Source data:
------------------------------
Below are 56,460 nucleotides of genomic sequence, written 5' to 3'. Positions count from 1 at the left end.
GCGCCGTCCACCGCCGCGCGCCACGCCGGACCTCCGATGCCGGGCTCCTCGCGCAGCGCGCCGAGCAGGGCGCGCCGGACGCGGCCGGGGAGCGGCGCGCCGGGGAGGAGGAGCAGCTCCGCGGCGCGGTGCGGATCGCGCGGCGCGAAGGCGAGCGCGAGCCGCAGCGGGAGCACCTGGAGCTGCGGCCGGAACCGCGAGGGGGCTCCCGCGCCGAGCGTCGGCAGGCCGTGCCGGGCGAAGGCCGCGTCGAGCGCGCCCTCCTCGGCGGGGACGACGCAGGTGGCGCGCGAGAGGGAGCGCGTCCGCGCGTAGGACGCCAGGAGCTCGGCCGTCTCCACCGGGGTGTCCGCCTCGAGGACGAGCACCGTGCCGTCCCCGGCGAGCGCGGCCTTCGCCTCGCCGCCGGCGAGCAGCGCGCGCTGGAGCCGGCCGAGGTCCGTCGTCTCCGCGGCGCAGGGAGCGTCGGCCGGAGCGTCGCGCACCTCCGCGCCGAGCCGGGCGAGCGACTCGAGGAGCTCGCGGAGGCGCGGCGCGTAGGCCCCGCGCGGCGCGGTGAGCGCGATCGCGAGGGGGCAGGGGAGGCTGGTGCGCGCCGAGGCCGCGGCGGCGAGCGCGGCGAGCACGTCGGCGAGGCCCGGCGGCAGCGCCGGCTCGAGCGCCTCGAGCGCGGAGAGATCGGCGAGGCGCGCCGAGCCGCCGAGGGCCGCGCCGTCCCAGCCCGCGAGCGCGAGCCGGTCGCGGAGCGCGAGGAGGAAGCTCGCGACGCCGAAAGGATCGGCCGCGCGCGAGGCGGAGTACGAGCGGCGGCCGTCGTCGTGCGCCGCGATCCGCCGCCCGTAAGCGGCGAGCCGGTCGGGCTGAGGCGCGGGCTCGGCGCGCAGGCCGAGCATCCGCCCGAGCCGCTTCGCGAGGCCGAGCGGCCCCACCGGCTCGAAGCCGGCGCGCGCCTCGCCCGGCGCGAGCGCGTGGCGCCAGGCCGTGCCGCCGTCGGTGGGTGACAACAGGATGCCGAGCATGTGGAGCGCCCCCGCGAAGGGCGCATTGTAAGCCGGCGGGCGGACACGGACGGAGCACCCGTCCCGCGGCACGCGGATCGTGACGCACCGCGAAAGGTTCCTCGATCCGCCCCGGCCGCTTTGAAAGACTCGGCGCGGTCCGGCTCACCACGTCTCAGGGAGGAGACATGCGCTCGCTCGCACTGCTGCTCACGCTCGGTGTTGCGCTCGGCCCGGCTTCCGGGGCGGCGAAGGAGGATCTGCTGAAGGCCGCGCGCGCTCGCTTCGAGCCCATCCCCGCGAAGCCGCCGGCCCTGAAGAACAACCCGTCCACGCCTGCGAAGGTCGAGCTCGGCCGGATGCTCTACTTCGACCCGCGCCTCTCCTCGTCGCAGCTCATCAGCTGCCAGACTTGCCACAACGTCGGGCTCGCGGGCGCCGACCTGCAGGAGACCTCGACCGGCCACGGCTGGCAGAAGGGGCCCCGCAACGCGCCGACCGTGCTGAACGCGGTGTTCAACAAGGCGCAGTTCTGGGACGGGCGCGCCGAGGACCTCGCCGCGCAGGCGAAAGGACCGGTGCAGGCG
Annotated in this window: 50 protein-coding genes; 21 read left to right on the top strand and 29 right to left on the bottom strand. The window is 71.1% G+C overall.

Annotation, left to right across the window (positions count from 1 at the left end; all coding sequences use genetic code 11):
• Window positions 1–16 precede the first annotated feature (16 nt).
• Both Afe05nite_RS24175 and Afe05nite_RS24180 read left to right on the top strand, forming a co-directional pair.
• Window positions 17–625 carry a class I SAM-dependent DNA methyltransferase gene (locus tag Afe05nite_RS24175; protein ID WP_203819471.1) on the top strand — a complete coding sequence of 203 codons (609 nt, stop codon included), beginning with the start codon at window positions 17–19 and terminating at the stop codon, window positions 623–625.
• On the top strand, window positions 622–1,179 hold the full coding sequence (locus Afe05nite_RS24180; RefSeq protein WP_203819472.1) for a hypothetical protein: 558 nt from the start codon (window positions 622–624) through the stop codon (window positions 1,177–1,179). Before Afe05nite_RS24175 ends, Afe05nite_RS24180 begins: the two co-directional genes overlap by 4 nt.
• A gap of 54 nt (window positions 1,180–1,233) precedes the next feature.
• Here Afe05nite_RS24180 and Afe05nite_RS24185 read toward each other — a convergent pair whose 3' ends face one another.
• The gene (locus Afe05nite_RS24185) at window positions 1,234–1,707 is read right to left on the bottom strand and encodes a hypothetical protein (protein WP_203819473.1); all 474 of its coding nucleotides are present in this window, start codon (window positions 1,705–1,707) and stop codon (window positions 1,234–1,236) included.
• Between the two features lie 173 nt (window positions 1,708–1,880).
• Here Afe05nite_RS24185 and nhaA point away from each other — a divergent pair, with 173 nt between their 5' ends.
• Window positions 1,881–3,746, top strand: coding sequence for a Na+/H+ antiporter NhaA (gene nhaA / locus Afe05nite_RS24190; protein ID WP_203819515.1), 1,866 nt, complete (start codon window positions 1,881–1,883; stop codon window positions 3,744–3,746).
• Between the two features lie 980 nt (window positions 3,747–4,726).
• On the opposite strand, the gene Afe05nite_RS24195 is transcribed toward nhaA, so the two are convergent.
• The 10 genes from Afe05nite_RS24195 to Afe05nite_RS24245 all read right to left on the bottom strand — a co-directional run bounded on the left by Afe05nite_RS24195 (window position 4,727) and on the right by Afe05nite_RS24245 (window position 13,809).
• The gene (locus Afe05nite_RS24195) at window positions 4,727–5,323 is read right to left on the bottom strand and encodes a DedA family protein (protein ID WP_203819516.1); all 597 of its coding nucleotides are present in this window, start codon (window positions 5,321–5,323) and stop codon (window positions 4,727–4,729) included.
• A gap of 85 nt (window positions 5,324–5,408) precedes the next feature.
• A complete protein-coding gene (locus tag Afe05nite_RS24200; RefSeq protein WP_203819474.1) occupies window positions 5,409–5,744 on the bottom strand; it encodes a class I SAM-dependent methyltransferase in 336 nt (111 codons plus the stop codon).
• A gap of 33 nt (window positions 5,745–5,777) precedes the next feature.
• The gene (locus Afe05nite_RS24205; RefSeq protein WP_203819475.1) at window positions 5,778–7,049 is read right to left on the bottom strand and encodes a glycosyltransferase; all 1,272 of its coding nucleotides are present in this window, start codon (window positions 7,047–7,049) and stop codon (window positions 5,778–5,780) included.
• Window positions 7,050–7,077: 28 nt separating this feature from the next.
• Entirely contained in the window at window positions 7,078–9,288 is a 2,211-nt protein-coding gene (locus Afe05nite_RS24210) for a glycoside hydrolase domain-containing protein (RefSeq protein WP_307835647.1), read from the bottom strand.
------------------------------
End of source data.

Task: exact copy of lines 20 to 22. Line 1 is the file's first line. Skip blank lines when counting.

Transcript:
• A complete protein-coding gene (locus tag Afe05nite_RS24200; RefSeq protein WP_203819474.1) occupies window positions 5,409–5,744 on the bottom strand; it encodes a class I SAM-dependent methyltransferase in 336 nt (111 codons plus the stop codon).
• A gap of 33 nt (window positions 5,745–5,777) precedes the next feature.
• The gene (locus Afe05nite_RS24205; RefSeq protein WP_203819475.1) at window positions 5,778–7,049 is read right to left on the bottom strand and encodes a glycosyltransferase; all 1,272 of its coding nucleotides are present in this window, start codon (window positions 7,047–7,049) and stop codon (window positions 5,778–5,780) included.